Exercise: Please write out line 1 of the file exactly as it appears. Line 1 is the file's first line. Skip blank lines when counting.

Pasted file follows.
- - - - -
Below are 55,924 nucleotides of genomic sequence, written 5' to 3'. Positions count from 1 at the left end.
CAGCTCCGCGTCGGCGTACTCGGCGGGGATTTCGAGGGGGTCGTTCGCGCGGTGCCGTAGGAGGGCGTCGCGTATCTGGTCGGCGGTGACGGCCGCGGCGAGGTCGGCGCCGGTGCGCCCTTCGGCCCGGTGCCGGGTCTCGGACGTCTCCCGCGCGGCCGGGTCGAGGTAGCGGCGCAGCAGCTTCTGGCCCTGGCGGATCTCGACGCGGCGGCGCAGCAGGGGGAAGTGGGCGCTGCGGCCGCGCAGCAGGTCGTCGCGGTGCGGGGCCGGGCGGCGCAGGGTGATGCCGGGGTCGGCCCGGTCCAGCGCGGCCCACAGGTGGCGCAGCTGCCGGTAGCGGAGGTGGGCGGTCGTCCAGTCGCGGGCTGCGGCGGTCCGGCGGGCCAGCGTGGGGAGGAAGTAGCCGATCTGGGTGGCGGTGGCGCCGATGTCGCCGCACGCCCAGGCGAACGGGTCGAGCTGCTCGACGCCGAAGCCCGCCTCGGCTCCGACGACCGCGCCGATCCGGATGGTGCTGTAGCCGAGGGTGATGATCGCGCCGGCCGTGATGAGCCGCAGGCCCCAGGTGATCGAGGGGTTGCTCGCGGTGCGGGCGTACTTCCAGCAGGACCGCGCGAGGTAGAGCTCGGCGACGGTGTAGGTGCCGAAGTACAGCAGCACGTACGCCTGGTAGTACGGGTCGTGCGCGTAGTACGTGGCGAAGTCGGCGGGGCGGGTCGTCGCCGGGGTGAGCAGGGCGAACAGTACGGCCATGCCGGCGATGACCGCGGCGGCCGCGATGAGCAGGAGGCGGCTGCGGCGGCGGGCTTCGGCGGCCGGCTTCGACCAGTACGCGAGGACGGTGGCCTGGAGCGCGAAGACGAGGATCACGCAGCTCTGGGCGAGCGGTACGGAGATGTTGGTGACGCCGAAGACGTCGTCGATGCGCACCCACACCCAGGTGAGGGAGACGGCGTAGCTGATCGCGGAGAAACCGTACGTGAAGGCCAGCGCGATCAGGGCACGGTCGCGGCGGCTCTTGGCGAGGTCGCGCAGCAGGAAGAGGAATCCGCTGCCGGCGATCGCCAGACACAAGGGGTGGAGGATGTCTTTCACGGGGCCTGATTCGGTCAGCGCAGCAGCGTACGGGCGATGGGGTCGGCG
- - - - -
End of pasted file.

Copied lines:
Below are 55,924 nucleotides of genomic sequence, written 5' to 3'. Positions count from 1 at the left end.